Tesco has had its credit rating downgraded by Moody’s amid poor sales performance and a tough outlook for the sector.
The ratings agency today downgraded Tesco from Baa2 from Baa1. Tesco’s Baa2 rating is now two notches above the level that is no longer deemed investment grade – or ‘junk’ – and a rating at which institutional investors typically have certain restrictions investing in.
Moody’s said Tesco’s outlook was stable, therefore it is not anticipating another downgrade.
The ratings band that Tesco sits in is described as “medium-grade and subject to moderate credit risk and as such may possess certain speculative characteristics”.
The agency put Tesco’s long-term ratings on review for downgrade in late April and previously downgraded the firm’s credit rating from A3 to Baa1 in April 2012.
Sven Reinke, a senior analyst and Moody’s vice president said: “We have downgraded Tesco’s rating owing to the increasingly difficult conditions in the UK retail grocery market, which contributed to a 6% drop in the group’s 2013-14 trading profit and weak first quarter of fiscal 2014-15 sales results.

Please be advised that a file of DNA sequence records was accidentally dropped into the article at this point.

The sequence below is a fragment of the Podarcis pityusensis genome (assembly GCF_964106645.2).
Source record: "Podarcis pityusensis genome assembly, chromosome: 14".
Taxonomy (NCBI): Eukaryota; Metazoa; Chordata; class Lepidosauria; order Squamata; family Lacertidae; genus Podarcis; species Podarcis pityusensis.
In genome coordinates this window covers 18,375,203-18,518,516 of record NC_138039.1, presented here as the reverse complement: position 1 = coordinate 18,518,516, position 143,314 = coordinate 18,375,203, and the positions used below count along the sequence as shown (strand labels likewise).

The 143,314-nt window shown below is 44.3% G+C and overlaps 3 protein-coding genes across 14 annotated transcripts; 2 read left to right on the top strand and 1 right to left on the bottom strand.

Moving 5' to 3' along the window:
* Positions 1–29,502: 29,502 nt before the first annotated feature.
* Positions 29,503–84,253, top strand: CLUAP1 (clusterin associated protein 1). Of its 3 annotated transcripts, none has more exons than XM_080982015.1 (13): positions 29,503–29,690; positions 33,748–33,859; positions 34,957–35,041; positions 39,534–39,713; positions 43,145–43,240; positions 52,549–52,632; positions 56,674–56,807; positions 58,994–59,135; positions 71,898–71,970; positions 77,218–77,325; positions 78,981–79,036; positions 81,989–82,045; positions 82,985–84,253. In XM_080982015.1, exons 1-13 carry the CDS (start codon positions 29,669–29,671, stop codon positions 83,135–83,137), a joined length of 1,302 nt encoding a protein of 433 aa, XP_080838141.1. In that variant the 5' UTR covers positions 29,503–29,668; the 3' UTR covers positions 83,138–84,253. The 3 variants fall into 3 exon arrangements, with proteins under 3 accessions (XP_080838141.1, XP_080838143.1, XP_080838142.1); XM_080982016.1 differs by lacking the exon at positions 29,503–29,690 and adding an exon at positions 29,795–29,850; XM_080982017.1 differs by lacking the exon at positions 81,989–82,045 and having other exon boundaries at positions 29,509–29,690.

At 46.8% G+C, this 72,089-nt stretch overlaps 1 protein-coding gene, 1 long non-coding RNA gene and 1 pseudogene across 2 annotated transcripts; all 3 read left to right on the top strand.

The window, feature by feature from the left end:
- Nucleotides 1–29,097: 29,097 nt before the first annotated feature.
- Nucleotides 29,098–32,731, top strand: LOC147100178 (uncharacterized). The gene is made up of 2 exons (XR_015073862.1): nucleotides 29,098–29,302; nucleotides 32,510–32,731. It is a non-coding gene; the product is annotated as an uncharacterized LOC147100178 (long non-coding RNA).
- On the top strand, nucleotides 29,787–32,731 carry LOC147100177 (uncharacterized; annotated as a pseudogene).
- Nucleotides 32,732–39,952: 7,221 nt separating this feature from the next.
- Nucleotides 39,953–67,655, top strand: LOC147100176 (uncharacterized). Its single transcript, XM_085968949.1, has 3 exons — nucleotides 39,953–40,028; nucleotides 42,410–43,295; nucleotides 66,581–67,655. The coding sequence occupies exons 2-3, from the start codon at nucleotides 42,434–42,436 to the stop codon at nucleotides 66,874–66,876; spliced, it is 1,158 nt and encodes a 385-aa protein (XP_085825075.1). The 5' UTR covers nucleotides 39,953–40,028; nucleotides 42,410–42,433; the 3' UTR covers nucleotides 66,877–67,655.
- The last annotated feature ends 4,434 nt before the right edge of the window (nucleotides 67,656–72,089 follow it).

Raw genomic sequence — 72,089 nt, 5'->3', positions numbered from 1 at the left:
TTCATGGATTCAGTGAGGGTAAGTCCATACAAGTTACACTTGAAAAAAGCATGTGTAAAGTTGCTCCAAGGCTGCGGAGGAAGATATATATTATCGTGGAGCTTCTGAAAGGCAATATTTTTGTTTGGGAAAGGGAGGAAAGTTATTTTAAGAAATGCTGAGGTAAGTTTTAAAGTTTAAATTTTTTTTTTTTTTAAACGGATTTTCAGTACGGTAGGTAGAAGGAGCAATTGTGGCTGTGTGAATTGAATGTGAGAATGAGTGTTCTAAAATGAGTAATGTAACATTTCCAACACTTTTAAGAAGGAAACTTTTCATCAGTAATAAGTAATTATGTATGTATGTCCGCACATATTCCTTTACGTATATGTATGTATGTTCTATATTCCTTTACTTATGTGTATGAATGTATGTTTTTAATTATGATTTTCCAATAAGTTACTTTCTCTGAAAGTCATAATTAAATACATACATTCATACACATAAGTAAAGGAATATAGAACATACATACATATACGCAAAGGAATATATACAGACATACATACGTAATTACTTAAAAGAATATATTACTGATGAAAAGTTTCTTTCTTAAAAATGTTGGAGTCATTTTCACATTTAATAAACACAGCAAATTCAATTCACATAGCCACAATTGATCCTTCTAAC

“We expect these conditions to continue affecting the company’s credit profile negatively over the next 12-18 months.”
The ratings action, which will put further pressure on chief executive Philip Clarke, will make it more expensive for Tesco to borrow in the corporate debt markets.
Tesco has a number of fixed rate-sterling-denominated bonds outstanding for both Tesco PLC and Tesco Personal Finance. Most recently Tesco Bank issued a fixed rate 5% eight-year bond in 2012 raising £200m.
Moody’s said the downgrade reflected Tesco’s decline in group trading profit last year as well as an increase in its pension deficit and weak sales in the first quarter (a 3.2% like-for-like decline).
Moody’s added that it believes that Tesco’s UK profit margin is likely to deteriorate below the level seen in the second half of fiscal 2013-14 because of its poor first quarter sales performance and Tesco’s own expectation that headline performance will remain affected by a lower level of untargeted coupons, price cuts and store refresh programme.
According to Moody’s its stable outlook on Tesco is underpinned by Tesco’s strong business profile in the UK, leading positions in online and convenience and geographic diversity outside of the UK.
Additionally, the Moody’s said that a forecasted reduction in capital expenditure to £2.5bn annually will “provide some support for Tesco’s credit profile”.
However, Moody’s added: “Given today’s rating action, a rating upgrade over the near to medium term is unlikely”.
Morrisons is also rated Baa2 by Moody’s following a downgrade in March this year.